The eyes of the nation have been on NASA’s Artemis I, a shuttle designed largely utilizing 1960s-era technology with the goal to put a human, once-again, on the moon.
The shuttle has had two failed launches following pre-launch issues including a liquid hydrogen leak. The next window available for scientists is now set for late September.
Managing risks has become a major issue for NASA in the wake of incidents like Columbia, Challenger, and Apollo. UNO instructors Dave Pares, from the Department of Geography and Geology, and Kyle Finley, from School of Interdisciplinary Informatics, believe the costs – in terms of materials and personnel – can largely be avoided by rethinking how we approach space travel by moving from fuel to electromagnetic power.
“The current approach used for shuttles, space-based telescopes, the International Space Station, satellites, and launches use chemical propellants,” Pares said. “Nearly 90 percent of the weight of the rocket is propellant – the rest is payload.”
Much like the in the same way the world is rethinking its energy consumption due to cost, as well as impact on the environment, Pares and Finley have been exploring options that, until recently, have been only seen as science fiction.
“According to Einstein’s Theory of General Relativity, matter and energy can bend spacetime,” Pares said. “If we could induce artificially-generated electromagnetic fields that overlap at certain angles to cause that compression, a craft using that energy could be pushed forward in terrestrial and space environments.”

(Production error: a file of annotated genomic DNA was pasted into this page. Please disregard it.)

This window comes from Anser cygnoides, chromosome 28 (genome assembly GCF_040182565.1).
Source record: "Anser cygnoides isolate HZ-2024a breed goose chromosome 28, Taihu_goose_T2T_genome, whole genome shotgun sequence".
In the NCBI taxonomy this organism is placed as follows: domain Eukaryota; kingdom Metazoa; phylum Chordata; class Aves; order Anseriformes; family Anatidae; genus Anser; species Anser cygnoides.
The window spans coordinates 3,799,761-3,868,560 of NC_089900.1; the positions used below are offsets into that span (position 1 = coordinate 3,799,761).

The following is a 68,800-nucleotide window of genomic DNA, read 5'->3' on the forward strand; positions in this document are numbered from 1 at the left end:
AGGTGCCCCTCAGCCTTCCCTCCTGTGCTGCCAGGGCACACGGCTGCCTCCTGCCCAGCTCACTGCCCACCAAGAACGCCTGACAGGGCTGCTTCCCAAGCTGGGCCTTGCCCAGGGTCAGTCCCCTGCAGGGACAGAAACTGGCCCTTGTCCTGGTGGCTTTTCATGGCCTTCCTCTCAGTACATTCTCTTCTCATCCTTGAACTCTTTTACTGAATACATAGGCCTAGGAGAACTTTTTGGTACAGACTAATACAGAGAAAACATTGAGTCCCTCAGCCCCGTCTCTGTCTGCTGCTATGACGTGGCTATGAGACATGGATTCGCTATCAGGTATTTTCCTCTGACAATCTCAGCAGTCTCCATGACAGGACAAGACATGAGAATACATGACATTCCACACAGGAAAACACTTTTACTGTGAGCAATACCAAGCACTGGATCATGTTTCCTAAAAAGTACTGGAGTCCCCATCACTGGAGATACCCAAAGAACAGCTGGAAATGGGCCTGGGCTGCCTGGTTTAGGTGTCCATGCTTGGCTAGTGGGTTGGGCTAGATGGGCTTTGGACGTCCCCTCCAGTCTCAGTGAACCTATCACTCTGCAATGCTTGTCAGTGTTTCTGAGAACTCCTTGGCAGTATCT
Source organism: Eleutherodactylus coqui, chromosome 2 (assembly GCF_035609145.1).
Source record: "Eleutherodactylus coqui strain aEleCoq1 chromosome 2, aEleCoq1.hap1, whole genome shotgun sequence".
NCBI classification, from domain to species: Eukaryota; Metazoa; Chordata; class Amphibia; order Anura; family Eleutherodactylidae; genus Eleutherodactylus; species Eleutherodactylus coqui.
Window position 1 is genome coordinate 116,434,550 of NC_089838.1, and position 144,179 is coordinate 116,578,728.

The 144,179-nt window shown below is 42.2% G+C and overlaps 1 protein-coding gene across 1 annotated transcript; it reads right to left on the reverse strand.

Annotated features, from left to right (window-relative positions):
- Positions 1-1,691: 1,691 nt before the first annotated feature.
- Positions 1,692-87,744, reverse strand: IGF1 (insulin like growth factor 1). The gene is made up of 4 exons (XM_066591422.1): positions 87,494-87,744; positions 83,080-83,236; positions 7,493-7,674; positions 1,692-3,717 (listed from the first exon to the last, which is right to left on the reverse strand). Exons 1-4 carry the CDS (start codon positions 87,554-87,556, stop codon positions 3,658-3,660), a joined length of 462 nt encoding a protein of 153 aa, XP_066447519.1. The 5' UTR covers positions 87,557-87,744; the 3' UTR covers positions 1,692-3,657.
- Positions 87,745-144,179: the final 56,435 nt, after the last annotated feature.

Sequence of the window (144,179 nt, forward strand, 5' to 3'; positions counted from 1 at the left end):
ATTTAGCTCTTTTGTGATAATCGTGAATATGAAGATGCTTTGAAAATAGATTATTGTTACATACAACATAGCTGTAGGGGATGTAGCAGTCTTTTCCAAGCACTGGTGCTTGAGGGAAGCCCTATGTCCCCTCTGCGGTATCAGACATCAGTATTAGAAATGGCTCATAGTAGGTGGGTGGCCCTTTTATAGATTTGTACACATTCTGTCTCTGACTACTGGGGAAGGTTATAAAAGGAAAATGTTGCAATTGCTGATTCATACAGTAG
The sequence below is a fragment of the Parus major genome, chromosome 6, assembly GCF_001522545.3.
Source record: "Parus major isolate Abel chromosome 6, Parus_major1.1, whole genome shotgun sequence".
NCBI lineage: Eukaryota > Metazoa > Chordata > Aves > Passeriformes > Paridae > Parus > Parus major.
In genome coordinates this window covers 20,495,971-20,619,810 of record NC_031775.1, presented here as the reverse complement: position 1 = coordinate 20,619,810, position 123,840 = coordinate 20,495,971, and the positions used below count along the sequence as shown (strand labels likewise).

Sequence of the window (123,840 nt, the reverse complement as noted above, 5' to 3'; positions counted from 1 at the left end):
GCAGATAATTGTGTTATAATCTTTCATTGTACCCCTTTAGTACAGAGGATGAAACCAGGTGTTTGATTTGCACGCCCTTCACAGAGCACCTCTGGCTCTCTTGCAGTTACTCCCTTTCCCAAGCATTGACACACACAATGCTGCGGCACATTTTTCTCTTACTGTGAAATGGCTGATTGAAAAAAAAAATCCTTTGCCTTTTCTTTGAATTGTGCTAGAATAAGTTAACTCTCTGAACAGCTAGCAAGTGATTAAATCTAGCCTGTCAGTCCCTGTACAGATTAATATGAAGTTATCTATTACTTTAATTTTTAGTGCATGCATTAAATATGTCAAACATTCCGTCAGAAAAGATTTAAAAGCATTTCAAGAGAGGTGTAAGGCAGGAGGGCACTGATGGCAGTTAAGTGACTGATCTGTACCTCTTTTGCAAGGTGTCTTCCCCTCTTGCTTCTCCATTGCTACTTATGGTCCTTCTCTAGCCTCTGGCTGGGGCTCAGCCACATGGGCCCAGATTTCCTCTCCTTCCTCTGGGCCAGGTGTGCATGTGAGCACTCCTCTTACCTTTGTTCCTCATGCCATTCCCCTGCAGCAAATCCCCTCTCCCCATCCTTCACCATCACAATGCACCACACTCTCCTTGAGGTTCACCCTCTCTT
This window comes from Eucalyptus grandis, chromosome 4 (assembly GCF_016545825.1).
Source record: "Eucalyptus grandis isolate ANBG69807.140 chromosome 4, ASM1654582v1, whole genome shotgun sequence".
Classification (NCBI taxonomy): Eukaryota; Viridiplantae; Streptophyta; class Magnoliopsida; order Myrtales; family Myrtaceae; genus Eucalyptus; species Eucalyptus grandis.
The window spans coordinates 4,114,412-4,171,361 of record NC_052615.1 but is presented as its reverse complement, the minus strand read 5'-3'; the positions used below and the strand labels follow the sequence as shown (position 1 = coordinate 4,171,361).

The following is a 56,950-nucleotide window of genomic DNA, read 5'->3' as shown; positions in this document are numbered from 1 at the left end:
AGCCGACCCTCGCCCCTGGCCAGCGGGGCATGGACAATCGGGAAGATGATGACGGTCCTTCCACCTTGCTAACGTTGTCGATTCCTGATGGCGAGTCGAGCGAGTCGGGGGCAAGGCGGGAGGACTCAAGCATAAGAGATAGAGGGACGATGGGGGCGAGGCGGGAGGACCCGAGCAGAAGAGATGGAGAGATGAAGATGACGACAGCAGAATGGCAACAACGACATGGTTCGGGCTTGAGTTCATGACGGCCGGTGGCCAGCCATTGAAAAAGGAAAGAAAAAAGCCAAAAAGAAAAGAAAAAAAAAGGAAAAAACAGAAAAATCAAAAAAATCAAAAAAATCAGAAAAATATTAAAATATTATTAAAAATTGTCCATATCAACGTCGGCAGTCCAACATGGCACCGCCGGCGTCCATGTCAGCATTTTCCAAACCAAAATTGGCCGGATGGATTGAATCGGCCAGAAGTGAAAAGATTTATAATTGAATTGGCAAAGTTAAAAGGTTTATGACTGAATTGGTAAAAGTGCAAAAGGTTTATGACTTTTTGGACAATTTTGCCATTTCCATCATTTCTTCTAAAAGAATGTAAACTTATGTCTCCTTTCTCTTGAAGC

This concept, known as a “warp bubble” supposes that, much like a conveyer belt physically moves stationary objects forward by carrying them along a path where the space in front of the object ‘vanishes’ and more space appears behind the object.
“By compressing the fabric of space in front of the craft you create a warp bubble around the craft and in the back of the bubble it expands, which allows the bubble to move through spacetime,” Pares said.
While warp drives and warp speed have been largely theoretical and depicted in stories out of Star Trek and Star Wars, Pares and Finley have conducted research showing that the concept is measurable, albeit on a small scale, with what they call the VEM (Variable Electro Magnetic Drive). Similarly, late last year, a Defense Advanced Research Projects Agency (DARPA) scientist accidentally discovered a microscopic, but measurable warp bubble.
With finite natural resources and the massive amounts of it needed to create the proper amount of fuel needed to launch a rocket into space, Pares and Finley said it only makes sense that scientists begin truly investing in experiments that can potentially prove the theoretical to be applicable. Also, in applying Einstein’ theory, time and space would be able to move faster outside a space-bound craft than inside if it were encased in a warp bubble.
“The potential economic gains for a space-faring nation are staggering,” Pares said. “However, you need efficient means to get from point A to point B. Right now, it takes 10.5 months to get to Mars. A VEM Drive could get us to Mars in 18 days.”
Pares said that there is still a big hill to climb in considering alternative energy sources for space travel. Much like other major transformations, change is often resisted because of perceived risks involved; however, he said, existing practices have shown risk as well.
“Using technology that creates warp fields is definitely a paradigm shift in our thinking and practice of using chemical or solid fuel-propelled vehicles in space. As more engineers, scientists, and businesses get educated on the benefits and utilizations of warp technology, they will eventually use and advance it for operational use in space.”
Science fiction first gave us the idea of traveling to the moon more than a century ago, but it took until 1969 for it to become a reality. Now, more than 50 years since, it seems like only a matter of time before, once again, science fiction becomes science fact.
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